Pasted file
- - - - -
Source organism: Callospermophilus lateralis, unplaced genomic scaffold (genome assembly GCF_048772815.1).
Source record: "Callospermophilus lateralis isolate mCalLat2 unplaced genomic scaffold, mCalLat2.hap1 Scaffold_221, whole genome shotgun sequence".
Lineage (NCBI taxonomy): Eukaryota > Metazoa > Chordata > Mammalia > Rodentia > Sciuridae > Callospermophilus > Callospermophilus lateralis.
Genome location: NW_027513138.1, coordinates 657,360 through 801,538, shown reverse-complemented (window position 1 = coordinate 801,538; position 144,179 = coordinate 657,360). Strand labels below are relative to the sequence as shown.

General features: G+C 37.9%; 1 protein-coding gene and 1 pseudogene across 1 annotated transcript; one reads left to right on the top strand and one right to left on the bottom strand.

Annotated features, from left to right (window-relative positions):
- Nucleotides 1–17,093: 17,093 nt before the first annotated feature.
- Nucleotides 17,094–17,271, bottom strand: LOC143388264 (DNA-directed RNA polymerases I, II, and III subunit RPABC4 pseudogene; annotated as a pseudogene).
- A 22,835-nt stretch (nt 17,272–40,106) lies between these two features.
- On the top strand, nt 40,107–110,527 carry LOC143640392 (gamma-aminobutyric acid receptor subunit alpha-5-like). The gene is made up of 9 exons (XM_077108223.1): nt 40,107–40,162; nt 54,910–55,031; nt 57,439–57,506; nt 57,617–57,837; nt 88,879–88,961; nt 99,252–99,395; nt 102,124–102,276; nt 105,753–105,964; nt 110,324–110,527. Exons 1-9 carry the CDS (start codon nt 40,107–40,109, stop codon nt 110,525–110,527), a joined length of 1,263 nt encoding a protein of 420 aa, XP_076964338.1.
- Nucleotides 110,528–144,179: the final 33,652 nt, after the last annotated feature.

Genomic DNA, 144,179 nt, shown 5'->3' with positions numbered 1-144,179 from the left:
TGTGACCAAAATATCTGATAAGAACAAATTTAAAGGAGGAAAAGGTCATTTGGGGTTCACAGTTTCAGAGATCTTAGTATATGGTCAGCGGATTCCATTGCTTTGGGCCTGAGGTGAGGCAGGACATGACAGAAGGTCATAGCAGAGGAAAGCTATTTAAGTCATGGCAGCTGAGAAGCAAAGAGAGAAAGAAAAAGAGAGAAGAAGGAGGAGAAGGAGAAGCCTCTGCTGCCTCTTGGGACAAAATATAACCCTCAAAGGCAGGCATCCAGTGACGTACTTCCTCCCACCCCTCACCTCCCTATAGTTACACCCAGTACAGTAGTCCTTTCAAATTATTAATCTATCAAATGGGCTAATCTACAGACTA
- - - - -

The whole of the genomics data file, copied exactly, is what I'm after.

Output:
Source organism: Callospermophilus lateralis, unplaced genomic scaffold (genome assembly GCF_048772815.1).
Source record: "Callospermophilus lateralis isolate mCalLat2 unplaced genomic scaffold, mCalLat2.hap1 Scaffold_221, whole genome shotgun sequence".
Lineage (NCBI taxonomy): Eukaryota > Metazoa > Chordata > Mammalia > Rodentia > Sciuridae > Callospermophilus > Callospermophilus lateralis.
Genome location: NW_027513138.1, coordinates 657,360 through 801,538, shown reverse-complemented (window position 1 = coordinate 801,538; position 144,179 = coordinate 657,360). Strand labels below are relative to the sequence as shown.

General features: G+C 37.9%; 1 protein-coding gene and 1 pseudogene across 1 annotated transcript; one reads left to right on the top strand and one right to left on the bottom strand.

Annotated features, from left to right (window-relative positions):
- Nucleotides 1–17,093: 17,093 nt before the first annotated feature.
- Nucleotides 17,094–17,271, bottom strand: LOC143388264 (DNA-directed RNA polymerases I, II, and III subunit RPABC4 pseudogene; annotated as a pseudogene).
- A 22,835-nt stretch (nt 17,272–40,106) lies between these two features.
- On the top strand, nt 40,107–110,527 carry LOC143640392 (gamma-aminobutyric acid receptor subunit alpha-5-like). The gene is made up of 9 exons (XM_077108223.1): nt 40,107–40,162; nt 54,910–55,031; nt 57,439–57,506; nt 57,617–57,837; nt 88,879–88,961; nt 99,252–99,395; nt 102,124–102,276; nt 105,753–105,964; nt 110,324–110,527. Exons 1-9 carry the CDS (start codon nt 40,107–40,109, stop codon nt 110,525–110,527), a joined length of 1,263 nt encoding a protein of 420 aa, XP_076964338.1.
- Nucleotides 110,528–144,179: the final 33,652 nt, after the last annotated feature.

Genomic DNA, 144,179 nt, shown 5'->3' with positions numbered 1-144,179 from the left:
TGTGACCAAAATATCTGATAAGAACAAATTTAAAGGAGGAAAAGGTCATTTGGGGTTCACAGTTTCAGAGATCTTAGTATATGGTCAGCGGATTCCATTGCTTTGGGCCTGAGGTGAGGCAGGACATGACAGAAGGTCATAGCAGAGGAAAGCTATTTAAGTCATGGCAGCTGAGAAGCAAAGAGAGAAAGAAAAAGAGAGAAGAAGGAGGAGAAGGAGAAGCCTCTGCTGCCTCTTGGGACAAAATATAACCCTCAAAGGCAGGCATCCAGTGACGTACTTCCTCCCACCCCTCACCTCCCTATAGTTACACCCAGTACAGTAGTCCTTTCAAATTATTAATCTATCAAATGGGCTAATCTACAGACTA